Crews are hard at work trying to clean up from the gas explosion that killed one woman and injured several more in the South Fork Development.
A blue tarp now covers some of the homes that were destroyed or damaged.
"My heart goes out to those individuals and again it was just unfortunate; another gas situation," said Mayor Bert Steinmann.
Mayor Bert Steinmann was at the scene of the Ewing explosion Tuesday, exactly one week after a gas explosion killed a resident, injured seven utility workers and damaged or destroyed 55 homes in the South Fork development.
"Nobody should go through this. It's rough I'll tell you, it's rough," said Tom Rezner.
Tom Rezner lives at 6 Crockett Lane a few doors down from the blast site.
He and his wife and their dog Ruby are back home after being displaced for several nights, but they are still dealing with damage, including the basement sliding doors that had to be boarded over.
Residents who live near the Ewing blast site say they feel for the victims in East Harlem even as they cope with their own recovery.
"I feel on edge," said Ramon Sanchez. "I feel nervous. I don't know what's going to happen. I don't know what kind of internal damage there is at my home."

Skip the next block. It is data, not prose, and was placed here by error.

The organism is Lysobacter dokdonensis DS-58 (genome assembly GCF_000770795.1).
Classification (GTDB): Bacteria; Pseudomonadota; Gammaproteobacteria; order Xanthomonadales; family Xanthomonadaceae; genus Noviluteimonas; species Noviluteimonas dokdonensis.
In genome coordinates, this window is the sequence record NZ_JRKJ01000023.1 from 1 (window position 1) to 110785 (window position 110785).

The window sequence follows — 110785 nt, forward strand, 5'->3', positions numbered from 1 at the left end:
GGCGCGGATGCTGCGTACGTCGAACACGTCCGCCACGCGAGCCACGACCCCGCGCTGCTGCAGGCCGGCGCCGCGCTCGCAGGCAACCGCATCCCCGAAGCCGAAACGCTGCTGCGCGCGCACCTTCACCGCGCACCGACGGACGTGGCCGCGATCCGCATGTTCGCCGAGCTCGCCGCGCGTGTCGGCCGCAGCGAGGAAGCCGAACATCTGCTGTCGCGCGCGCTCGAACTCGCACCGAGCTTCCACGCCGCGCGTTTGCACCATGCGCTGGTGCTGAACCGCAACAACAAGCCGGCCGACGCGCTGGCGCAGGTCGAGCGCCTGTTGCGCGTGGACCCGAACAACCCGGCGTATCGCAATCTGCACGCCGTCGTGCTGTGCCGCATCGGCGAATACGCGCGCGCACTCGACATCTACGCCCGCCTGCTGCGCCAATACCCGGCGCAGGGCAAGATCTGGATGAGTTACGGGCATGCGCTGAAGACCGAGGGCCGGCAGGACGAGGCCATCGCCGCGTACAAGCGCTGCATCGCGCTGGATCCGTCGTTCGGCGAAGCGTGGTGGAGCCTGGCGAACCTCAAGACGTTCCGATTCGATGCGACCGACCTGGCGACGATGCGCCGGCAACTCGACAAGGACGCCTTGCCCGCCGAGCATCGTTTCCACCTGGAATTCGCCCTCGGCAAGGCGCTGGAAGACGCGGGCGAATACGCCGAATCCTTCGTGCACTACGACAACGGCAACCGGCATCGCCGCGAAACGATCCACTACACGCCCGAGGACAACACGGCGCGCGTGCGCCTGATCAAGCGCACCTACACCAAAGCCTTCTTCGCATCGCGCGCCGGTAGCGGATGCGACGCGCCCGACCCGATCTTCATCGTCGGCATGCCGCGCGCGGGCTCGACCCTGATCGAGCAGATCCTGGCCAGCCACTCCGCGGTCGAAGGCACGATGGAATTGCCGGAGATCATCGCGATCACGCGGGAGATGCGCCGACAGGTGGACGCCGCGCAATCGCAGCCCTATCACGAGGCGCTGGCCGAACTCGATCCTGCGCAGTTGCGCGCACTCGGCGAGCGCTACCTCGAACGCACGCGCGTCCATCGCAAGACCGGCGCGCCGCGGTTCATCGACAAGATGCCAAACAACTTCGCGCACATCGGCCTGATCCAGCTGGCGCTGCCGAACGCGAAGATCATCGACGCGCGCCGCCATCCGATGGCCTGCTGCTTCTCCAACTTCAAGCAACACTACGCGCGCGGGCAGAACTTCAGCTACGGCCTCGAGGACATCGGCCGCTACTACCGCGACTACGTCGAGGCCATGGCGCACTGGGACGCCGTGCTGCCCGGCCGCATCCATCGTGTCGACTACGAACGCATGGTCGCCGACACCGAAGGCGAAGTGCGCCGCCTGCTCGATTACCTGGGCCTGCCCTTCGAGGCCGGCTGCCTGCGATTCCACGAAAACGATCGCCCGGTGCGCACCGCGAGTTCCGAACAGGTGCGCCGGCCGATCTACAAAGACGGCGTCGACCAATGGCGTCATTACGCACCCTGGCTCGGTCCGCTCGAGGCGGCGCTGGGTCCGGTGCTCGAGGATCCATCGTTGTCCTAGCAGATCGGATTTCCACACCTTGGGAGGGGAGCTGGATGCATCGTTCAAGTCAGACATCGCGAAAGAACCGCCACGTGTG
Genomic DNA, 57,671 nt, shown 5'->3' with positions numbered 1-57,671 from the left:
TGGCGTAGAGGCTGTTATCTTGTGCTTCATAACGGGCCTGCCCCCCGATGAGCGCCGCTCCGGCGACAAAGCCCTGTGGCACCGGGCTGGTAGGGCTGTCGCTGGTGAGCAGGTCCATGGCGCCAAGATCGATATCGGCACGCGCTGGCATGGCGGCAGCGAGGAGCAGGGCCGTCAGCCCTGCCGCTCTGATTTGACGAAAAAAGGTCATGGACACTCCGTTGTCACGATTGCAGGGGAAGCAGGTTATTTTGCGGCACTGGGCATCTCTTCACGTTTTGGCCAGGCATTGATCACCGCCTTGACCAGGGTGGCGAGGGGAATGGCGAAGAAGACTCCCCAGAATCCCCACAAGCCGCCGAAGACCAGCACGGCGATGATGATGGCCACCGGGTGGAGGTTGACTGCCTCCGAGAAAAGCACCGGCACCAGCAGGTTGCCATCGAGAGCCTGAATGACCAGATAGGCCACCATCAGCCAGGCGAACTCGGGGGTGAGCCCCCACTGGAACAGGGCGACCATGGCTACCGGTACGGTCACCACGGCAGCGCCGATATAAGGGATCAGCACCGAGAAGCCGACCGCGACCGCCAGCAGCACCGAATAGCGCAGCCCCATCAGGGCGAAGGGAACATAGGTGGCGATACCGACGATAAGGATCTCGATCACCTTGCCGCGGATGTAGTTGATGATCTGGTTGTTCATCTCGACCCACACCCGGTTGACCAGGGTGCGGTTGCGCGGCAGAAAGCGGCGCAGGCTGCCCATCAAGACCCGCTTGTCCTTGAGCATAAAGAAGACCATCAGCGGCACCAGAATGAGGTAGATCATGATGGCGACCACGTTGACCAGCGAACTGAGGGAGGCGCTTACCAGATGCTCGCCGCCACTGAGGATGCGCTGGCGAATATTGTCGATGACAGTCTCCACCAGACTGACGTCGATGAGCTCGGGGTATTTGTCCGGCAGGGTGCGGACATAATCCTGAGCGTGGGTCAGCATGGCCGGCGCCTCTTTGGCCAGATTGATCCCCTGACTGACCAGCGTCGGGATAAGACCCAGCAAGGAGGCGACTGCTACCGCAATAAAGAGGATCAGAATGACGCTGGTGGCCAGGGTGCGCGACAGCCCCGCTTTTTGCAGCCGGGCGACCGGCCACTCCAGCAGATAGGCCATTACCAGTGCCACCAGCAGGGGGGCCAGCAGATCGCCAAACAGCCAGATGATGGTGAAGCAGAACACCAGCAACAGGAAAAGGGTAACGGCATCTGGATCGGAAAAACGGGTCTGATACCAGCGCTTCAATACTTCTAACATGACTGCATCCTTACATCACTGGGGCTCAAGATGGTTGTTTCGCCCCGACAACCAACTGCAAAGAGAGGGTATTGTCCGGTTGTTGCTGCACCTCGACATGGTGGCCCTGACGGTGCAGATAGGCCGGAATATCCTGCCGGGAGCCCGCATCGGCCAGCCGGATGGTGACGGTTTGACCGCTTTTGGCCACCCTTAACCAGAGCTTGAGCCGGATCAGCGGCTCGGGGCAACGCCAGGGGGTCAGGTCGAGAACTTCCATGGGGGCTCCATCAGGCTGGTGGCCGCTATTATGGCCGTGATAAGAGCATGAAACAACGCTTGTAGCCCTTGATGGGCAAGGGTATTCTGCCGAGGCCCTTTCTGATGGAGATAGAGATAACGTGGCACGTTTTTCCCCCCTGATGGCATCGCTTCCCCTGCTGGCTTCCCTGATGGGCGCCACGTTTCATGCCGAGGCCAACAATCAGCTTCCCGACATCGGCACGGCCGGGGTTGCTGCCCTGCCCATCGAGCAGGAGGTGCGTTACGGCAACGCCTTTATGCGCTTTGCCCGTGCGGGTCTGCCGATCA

"It's pretty unnerving like anything you smell now or hear it makes you kind of wonder what's going on underground especially after what happened here. Are things like shook up underground?" said Sharon Lewis.
Insurance agents, attorneys, PSEG and others are still poring over the blast site that killed 62-year-old Linda Certitelli.
Residents are wondering how in the future they can avoid explosions like the one in Ewing and in East Harlem.
"There has got to be a better way of managing gas lines or work habits or whatever. There has got to be a change in order to make people more safe," said Ray Rossi.
The township is hosting county, state and federal officials to help people who may have lost critical documents in the explosion at the community center on Saturday. PSE and G and other utilities will also be there.
The results of the blast are devastating to the people in Ewing and now the people in Harlem.